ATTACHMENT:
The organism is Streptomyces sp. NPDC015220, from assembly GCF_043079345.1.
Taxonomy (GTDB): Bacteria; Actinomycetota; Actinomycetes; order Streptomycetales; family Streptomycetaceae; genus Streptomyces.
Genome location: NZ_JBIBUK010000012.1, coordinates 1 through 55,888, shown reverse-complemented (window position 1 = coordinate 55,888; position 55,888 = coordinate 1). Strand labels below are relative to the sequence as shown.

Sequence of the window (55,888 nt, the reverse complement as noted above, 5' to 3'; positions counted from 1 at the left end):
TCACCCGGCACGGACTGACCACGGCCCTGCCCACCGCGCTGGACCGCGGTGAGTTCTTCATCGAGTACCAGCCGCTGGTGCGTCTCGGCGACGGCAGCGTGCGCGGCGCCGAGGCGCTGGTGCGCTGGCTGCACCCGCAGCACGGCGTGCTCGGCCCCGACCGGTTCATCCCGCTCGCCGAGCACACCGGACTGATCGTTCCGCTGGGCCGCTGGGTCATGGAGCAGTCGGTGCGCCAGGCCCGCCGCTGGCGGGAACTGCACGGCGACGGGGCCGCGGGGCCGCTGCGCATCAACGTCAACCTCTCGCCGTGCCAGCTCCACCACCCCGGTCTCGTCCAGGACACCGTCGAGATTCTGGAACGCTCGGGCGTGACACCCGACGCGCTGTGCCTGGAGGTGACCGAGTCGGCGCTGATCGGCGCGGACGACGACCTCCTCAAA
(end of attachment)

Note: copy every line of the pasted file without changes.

The organism is Streptomyces sp. NPDC015220, from assembly GCF_043079345.1.
Taxonomy (GTDB): Bacteria; Actinomycetota; Actinomycetes; order Streptomycetales; family Streptomycetaceae; genus Streptomyces.
Genome location: NZ_JBIBUK010000012.1, coordinates 1 through 55,888, shown reverse-complemented (window position 1 = coordinate 55,888; position 55,888 = coordinate 1). Strand labels below are relative to the sequence as shown.

Sequence of the window (55,888 nt, the reverse complement as noted above, 5' to 3'; positions counted from 1 at the left end):
TCACCCGGCACGGACTGACCACGGCCCTGCCCACCGCGCTGGACCGCGGTGAGTTCTTCATCGAGTACCAGCCGCTGGTGCGTCTCGGCGACGGCAGCGTGCGCGGCGCCGAGGCGCTGGTGCGCTGGCTGCACCCGCAGCACGGCGTGCTCGGCCCCGACCGGTTCATCCCGCTCGCCGAGCACACCGGACTGATCGTTCCGCTGGGCCGCTGGGTCATGGAGCAGTCGGTGCGCCAGGCCCGCCGCTGGCGGGAACTGCACGGCGACGGGGCCGCGGGGCCGCTGCGCATCAACGTCAACCTCTCGCCGTGCCAGCTCCACCACCCCGGTCTCGTCCAGGACACCGTCGAGATTCTGGAACGCTCGGGCGTGACACCCGACGCGCTGTGCCTGGAGGTGACCGAGTCGGCGCTGATCGGCGCGGACGACGACCTCCTCAAA